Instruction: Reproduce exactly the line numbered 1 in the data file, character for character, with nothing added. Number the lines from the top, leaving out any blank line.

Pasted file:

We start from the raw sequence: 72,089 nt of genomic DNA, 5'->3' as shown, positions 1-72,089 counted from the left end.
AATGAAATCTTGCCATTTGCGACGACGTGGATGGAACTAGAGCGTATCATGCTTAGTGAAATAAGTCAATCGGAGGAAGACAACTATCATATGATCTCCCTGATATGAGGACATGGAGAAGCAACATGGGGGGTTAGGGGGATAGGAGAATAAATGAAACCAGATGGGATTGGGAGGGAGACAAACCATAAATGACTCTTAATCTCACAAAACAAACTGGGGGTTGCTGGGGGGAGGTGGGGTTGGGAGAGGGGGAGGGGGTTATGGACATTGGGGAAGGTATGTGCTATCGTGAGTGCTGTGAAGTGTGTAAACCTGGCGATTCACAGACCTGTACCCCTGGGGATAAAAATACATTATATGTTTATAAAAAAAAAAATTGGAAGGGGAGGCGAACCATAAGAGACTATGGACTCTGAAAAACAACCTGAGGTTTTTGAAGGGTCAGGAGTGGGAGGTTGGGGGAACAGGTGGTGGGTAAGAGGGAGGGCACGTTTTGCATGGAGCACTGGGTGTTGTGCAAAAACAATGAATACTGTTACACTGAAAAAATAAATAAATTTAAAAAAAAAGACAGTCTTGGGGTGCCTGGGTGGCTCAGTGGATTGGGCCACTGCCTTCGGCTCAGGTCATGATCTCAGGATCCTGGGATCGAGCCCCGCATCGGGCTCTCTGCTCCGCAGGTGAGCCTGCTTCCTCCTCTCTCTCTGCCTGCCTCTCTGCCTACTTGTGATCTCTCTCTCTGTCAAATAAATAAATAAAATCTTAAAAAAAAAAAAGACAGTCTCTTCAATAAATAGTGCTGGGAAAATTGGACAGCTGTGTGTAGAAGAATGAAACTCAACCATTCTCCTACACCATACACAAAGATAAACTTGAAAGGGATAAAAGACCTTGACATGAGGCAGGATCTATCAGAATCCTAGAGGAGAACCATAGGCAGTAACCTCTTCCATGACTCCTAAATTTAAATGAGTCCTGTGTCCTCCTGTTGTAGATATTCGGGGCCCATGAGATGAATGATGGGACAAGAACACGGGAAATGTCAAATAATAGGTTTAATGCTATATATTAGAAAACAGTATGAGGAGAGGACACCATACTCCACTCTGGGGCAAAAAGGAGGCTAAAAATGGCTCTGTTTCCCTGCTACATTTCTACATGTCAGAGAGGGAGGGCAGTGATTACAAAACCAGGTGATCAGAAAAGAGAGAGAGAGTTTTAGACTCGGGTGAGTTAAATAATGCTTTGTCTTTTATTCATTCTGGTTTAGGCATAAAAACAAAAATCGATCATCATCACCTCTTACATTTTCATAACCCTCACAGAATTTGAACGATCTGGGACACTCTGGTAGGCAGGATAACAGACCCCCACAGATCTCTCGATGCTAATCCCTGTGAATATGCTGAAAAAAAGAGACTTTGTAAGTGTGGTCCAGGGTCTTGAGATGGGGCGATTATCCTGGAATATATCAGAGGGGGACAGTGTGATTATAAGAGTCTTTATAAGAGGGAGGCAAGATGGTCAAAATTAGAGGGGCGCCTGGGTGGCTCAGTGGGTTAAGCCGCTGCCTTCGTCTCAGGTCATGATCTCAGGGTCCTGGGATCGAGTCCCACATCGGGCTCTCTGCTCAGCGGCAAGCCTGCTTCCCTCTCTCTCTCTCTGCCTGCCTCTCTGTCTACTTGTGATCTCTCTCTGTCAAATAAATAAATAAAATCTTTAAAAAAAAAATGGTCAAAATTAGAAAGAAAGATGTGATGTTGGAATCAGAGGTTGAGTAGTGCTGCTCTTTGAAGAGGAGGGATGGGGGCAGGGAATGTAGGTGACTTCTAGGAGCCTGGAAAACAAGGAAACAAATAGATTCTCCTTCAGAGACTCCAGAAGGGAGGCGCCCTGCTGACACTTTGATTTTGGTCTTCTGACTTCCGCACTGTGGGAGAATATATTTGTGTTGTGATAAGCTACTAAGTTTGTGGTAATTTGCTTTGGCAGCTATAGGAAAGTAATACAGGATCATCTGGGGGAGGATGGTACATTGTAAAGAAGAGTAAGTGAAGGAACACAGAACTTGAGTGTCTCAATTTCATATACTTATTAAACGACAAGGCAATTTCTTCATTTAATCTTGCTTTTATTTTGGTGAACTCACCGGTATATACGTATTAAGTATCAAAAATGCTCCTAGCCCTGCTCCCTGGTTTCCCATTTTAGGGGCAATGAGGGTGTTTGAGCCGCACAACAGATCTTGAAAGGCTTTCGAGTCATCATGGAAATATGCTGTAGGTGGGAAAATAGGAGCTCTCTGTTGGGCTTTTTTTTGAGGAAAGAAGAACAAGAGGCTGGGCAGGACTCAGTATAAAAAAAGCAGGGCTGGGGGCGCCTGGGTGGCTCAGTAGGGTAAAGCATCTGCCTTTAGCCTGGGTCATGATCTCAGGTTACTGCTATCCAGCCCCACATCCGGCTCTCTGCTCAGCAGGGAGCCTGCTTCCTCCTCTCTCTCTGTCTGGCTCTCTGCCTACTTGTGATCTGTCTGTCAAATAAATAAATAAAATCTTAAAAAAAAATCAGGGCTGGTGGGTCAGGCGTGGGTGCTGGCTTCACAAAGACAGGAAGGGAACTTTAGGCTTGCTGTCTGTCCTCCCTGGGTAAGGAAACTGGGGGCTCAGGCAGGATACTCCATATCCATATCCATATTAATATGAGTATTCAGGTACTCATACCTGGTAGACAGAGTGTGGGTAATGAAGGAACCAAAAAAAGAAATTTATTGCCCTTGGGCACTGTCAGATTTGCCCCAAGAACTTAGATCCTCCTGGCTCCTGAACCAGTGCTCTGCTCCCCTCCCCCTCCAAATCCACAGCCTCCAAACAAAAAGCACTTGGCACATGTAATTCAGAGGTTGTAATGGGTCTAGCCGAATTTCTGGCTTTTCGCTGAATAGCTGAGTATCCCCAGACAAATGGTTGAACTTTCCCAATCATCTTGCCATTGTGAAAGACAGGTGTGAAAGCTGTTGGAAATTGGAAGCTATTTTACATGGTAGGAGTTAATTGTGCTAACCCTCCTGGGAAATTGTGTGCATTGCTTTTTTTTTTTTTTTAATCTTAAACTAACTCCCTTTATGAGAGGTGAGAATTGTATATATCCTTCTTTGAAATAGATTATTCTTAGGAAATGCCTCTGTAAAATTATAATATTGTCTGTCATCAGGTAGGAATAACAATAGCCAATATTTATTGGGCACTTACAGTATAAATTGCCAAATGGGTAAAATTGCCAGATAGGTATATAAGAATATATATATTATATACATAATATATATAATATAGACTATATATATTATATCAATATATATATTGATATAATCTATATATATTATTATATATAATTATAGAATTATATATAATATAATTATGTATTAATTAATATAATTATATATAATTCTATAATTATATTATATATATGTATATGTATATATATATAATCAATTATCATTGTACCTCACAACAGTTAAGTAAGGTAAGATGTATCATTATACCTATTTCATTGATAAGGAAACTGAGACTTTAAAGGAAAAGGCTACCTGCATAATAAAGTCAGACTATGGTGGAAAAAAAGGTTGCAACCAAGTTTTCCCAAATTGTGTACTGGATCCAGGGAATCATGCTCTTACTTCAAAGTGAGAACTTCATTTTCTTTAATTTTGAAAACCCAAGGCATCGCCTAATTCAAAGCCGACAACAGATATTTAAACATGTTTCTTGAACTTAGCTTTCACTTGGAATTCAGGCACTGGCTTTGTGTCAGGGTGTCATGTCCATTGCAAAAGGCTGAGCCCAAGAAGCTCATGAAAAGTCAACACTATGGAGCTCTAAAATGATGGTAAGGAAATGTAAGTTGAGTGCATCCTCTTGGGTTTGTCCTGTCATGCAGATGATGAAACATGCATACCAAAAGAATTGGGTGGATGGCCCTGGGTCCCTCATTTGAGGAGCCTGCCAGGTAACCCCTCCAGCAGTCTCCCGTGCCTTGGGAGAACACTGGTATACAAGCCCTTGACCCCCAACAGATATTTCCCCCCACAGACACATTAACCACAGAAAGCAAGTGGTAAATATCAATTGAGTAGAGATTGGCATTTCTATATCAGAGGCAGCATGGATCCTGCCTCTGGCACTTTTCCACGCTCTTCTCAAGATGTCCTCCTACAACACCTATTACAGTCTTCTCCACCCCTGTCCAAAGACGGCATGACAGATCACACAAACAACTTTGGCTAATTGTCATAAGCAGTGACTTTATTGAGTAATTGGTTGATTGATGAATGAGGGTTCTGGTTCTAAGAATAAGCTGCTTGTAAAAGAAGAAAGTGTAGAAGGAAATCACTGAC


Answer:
We start from the raw sequence: 72,089 nt of genomic DNA, 5'->3' as shown, positions 1-72,089 counted from the left end.